5.4.4S
GENERATION OF BROAD-SPECTRUM DISEASE RESISTANCE BY OVER-EXPRESSION OF AN ESSENTIAL REGULATORY GENE IN SYSTEMIC ACQUIRED RESISTANCE

XINNIAN DONG, HUI CAO and XIN LI

Duke University, Durham, North Carolina, USA

Background and objectives
Plants respond in a variety of ways to pathogenic microorganisms. When the pathogen carries a specific avirulence gene and the plant host contains a cognate resistance gene, a hypersensitive response (HR) occurs at the site of infection that results in inhibition of pathogen growth. HR often triggers a secondary defence response that renders uninfected parts of the plant resistant to a variety of normally virulent pathogens. This response is called systemic acquired resistance (SAR). Salicylic acid (SA) has been found to be an essential signal in the induction of SAR. In addition, exogenous application of SA or its analogues, such as INA and BTH, has been shown to induce SAR. Often associated with SAR is the induction of a group of pathogenesis-related (PR) genes. The roles of these genes in determining resistance have been inferred based on their expression patterns and sequence information, and demonstrated in some cases by observation of enhanced resistance in transgenic plants over-expressing a specific PR gene. However, the protection provided by a single PR gene is much narrower than that rendered by fully-fledged SAR, and the degree of resistance is much less significant. Such experiments suggest that SAR is a result of the concerted expression of a battery of PR genes instead of the function of a single gene. Thus genetic manipulation of the complete SAR response requires identification of genes involved in the SAR signal transduction pathway.

Results and conclusions
The A. thaliana gene NPR1 was identified as a key regulator in transducing the SA signal leading to SAR. Mutations in the NPR1 gene result in a loss of resistance to virulent bacterial and fungal pathogens even when the plants are pretreated with SAR inducers. We recently cloned the NPR1 gene and found that it encodes a protein containing an ankyrin-repeat domain [1]. Expression studies demonstrated that although NPR1 is constitutively expressed in plants, its level can be further elevated by about two-fold after SA or INA treatment or by pathogen infection. Upon SAR induction, activation of the NPR1 protein must also occur because constitutive expression of NPR1 in the absence of an inducer does not lead to constitutive expression of PR genes or resistance. These characteristics indicate that the SAR response may be enhanced through manipulation of NPR1 either at the level of expression, or the level of protein activity, or both. Here we report experiments investigating the possibility of generating disease resistance through over-expression of NPR1. We found that NPR1 confers resistance to Pseudomonas syringae and Peronospora parasitica in a dosage-dependent fashion. Over-expression of NPR1 leads to enhanced resistance with no obvious detrimental effect on the plants. Thus a single gene is shown to be a workable target for genetic engineering of non-specific resistance in plants.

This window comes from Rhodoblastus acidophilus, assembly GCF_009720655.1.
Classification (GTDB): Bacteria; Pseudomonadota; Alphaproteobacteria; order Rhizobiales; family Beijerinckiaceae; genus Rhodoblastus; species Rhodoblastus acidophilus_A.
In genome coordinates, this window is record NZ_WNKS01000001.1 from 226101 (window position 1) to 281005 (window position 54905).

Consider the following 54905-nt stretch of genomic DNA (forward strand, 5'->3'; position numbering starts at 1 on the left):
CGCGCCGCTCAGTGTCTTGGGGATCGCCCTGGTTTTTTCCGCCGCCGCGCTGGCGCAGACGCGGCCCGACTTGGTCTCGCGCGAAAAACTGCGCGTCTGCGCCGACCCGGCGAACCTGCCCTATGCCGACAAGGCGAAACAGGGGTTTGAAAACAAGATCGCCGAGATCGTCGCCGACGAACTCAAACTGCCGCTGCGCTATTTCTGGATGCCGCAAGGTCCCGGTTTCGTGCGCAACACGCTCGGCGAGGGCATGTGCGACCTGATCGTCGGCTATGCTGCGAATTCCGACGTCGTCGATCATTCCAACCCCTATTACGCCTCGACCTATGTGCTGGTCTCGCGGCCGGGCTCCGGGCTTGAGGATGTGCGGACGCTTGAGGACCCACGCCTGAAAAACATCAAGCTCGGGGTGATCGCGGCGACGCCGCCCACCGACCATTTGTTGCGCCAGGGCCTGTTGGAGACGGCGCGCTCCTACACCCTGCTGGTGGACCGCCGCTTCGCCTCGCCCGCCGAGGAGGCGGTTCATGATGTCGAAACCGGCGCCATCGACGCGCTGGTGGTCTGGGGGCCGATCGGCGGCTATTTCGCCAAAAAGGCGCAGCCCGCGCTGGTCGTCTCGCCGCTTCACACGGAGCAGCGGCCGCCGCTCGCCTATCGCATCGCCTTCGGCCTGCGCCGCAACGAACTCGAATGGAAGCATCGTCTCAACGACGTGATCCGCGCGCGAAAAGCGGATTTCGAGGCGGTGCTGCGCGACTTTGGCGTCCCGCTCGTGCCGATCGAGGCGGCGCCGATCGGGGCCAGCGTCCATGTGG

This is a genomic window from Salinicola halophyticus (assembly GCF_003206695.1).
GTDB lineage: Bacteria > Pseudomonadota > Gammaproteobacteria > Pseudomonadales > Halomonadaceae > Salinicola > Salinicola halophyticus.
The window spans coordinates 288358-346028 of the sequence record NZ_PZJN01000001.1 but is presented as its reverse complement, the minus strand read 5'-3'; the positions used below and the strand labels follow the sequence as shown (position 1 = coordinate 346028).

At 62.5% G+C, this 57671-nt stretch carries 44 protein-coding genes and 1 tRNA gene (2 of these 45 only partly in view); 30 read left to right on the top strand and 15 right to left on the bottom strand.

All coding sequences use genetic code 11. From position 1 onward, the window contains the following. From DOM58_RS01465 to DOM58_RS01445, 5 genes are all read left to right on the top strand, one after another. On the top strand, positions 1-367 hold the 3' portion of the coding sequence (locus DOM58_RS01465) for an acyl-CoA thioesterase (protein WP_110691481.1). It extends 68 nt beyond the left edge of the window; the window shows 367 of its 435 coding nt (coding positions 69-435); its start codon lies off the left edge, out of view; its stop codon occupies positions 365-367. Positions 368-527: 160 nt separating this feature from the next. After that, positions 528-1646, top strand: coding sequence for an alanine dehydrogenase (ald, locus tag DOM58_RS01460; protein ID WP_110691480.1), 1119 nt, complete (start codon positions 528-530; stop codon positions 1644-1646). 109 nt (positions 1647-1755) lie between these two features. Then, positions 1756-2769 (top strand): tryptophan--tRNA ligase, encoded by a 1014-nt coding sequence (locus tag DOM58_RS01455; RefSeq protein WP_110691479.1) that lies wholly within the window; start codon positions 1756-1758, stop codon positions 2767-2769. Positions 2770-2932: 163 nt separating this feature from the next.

Reference
1. Cao H, Glazebrook J, Clarke JD et al., 1997. Cell 88, 57-63.